But, yes there has been a limited but very welcome change in people’s attitudes, ethics and their emotional and cultural open-ness. That much has changed. The system, though, hasn’t changed at all.
"Dear White People" (Renee @ Womanist Musings)
My impressions of whiteness are far from antiquated, rather they are based upon by daily confrontations with it. Unlike you, I do not have the choice as whether or not I will engage with people who do not look like me; whiteness permeates every moment of my existence. It is like an invading force blocking, burning, and pillaging, all in its path. Often times it is presented in a paternalistic form to make it seem benign, but to those of us that must negotiate it, the false constructs work to severely hamper our life's chances. Blackness exists primarily as a spoiled identity to ensure the perception of whiteness as good.
I find it interesting that you would take the time to lecture me on all of the ways in which I am wrong, as though what I have lived is somehow less genuine than your life. Of course, I am not meant to view your paternalistic attitude towards race as ultimately racist. White people cannot resist the urge to tell POC, about our lives as though they have a modicum of understanding of what it is to exist as an "othered"body in this society. You cannot know our truth, and therefore the desire to tell us that we are reading a situation incorrectly stems from a deep felt belief that whiteness owns truth.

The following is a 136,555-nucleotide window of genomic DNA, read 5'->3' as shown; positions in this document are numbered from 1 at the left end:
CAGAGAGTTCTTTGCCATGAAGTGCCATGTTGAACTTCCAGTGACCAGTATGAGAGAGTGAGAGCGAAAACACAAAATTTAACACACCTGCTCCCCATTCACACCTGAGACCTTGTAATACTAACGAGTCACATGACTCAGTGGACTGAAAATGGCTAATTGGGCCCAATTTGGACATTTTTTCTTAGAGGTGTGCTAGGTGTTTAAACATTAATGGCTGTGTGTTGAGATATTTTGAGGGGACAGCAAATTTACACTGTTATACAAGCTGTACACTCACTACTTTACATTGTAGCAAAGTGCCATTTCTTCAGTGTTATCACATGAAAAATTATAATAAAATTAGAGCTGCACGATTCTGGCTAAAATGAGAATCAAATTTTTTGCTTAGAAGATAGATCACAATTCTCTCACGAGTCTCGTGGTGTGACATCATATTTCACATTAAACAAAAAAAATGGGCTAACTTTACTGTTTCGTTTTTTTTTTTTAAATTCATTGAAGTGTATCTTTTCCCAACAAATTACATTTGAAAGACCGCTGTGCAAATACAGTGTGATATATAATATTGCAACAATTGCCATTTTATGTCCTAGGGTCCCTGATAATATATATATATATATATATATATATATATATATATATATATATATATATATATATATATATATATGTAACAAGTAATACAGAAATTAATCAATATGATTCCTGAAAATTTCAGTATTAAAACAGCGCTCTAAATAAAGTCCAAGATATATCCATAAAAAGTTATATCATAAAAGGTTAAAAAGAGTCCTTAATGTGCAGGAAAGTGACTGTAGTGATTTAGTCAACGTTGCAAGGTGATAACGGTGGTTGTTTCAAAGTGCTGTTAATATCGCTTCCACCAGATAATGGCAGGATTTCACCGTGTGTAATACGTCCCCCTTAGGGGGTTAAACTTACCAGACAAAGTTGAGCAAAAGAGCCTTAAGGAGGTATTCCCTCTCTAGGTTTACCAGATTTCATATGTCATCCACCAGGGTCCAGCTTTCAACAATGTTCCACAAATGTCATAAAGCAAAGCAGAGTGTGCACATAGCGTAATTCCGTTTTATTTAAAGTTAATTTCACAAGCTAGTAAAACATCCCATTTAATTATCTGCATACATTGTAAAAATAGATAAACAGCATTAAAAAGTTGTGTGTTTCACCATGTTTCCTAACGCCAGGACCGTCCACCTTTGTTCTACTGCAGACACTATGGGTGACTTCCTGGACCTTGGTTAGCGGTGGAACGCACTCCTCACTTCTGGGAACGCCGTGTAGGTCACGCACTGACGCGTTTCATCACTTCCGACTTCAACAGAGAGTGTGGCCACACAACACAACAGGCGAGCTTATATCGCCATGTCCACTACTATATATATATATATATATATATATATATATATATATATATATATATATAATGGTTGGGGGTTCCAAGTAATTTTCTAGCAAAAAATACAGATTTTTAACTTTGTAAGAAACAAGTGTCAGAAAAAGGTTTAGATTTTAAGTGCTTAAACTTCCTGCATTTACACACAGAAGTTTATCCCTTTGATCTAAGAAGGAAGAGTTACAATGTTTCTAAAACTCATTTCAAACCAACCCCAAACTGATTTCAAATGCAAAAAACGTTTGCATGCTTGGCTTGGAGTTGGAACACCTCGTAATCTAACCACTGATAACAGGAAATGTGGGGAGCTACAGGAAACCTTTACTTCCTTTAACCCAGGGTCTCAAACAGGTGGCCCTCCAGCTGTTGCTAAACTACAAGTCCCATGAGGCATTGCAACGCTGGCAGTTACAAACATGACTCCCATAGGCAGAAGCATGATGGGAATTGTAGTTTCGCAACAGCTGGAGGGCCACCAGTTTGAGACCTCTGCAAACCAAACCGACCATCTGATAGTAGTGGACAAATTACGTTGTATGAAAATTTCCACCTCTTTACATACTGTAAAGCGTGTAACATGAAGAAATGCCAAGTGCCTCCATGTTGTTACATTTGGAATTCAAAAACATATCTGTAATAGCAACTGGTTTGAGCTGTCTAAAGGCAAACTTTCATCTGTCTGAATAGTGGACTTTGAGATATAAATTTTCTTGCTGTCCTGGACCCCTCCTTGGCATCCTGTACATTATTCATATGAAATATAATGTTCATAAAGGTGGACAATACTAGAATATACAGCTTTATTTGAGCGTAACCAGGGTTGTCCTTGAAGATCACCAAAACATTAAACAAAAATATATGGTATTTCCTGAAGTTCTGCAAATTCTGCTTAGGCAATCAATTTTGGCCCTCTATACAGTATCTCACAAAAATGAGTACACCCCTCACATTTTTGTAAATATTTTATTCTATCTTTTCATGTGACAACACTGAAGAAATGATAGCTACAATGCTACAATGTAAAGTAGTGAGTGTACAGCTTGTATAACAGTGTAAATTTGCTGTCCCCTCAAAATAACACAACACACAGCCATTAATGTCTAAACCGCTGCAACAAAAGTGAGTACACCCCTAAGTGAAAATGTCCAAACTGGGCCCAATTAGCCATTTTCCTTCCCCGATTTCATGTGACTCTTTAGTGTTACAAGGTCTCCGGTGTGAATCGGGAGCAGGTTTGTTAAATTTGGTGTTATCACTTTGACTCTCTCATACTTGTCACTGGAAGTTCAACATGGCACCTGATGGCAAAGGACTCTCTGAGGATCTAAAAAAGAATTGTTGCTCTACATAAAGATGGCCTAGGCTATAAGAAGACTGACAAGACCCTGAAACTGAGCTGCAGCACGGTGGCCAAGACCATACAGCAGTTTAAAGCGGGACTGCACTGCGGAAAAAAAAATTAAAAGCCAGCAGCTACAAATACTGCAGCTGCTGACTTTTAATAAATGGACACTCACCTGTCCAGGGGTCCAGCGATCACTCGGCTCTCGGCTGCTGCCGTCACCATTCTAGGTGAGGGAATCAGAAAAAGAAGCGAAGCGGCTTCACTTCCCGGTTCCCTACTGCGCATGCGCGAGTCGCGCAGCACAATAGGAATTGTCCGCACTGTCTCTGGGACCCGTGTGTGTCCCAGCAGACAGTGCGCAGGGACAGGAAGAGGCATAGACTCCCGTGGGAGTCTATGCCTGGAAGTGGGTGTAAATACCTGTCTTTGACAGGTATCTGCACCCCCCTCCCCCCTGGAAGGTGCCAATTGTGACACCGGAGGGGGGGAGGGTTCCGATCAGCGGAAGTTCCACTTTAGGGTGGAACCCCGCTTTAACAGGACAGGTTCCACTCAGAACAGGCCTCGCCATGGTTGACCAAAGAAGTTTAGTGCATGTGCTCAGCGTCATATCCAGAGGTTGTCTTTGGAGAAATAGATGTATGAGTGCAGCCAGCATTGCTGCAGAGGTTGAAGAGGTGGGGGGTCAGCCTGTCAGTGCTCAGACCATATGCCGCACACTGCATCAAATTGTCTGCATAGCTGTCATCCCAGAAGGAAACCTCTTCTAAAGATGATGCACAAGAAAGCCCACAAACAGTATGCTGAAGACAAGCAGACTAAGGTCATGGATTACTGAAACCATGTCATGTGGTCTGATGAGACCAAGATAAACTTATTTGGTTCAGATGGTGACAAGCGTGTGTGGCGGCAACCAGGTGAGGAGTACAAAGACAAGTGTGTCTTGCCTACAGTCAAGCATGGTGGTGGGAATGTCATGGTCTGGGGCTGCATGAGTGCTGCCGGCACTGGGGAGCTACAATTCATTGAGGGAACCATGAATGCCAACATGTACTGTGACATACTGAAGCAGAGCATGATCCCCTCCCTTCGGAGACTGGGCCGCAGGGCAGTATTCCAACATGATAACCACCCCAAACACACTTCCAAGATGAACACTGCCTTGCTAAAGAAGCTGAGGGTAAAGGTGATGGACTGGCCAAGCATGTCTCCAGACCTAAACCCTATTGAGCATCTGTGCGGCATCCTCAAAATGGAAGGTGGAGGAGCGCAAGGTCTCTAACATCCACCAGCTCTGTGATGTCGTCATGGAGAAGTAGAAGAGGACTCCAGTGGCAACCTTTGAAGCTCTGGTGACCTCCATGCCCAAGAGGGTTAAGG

"Will Obama have to be better because he's black?" (John Blake @ CNN)
Just days before he was sworn in, President Obama was giving his daughters a tour of the Lincoln Memorial when one of them pointed to a copy of Abraham Lincoln's second inaugural address carved into the wall.
Obama's 7-year-old daughter, Sasha, told her father that Lincoln's speech was really long. Would he have to give a speech as long? Obama's answer was completed by his older daughter, 10-year-old Malia.
"I said, 'Actually, that one is pretty short. Mine may even be a little longer,' " Obama told CNN recently. "At which point, Malia turns to me and says, 'First African-American president, better be good.'"
The story is light-hearted, but it touches on a delicate question: Will people hold Obama to a different standard because he is the first African-American president?
Obama’s Historic Inauguration Speech
New Speech by Tim Wise: Between Barack and a Hard Place
"Suspect in Brockton slayings intent on carnage, police say" (Jessica Fargen @ Boston Herald)
Had Brockton police not stopped an “evil plan of mass murder,” dozens of innocent people could have been massacred by a 22-year-old computer geek intent on stopping the “extinction” of the white race, police said.